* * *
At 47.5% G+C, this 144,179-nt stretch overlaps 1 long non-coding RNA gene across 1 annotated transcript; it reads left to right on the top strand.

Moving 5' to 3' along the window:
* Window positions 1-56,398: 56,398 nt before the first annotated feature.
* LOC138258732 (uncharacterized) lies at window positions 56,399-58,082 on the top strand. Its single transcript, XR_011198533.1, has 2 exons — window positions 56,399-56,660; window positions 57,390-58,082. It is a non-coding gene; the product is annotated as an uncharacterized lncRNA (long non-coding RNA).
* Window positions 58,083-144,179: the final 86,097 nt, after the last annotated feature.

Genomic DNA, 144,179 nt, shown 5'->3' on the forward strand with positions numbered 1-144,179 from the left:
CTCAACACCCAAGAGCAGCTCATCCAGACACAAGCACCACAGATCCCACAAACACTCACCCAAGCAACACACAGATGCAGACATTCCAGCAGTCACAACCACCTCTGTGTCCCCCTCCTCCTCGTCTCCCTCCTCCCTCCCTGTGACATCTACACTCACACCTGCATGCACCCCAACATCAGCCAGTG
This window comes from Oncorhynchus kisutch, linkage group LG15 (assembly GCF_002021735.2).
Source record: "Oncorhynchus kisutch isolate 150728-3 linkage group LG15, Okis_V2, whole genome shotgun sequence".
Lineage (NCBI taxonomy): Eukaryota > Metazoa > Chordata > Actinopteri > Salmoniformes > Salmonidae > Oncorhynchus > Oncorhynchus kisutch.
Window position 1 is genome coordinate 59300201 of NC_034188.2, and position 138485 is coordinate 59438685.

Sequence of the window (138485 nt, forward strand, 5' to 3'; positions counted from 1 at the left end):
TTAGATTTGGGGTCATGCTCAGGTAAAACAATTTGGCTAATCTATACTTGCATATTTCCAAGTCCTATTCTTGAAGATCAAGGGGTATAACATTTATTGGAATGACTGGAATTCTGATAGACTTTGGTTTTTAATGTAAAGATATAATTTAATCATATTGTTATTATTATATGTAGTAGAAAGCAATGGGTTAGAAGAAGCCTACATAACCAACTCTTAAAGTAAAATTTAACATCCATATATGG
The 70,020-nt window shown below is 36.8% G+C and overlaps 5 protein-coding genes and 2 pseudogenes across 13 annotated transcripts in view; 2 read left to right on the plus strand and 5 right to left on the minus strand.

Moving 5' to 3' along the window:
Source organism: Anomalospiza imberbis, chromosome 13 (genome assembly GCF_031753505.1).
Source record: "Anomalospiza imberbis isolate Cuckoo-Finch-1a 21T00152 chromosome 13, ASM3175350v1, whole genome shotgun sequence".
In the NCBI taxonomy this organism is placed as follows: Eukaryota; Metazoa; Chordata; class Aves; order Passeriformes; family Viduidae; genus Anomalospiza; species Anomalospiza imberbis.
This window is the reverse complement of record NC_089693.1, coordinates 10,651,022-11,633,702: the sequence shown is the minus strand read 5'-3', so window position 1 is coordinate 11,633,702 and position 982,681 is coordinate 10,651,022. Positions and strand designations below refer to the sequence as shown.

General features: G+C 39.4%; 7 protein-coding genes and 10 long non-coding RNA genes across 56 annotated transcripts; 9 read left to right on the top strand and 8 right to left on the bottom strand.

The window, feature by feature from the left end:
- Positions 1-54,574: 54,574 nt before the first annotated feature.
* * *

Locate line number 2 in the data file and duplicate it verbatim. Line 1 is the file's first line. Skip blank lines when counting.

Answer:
Moving 5' to 3' along the window: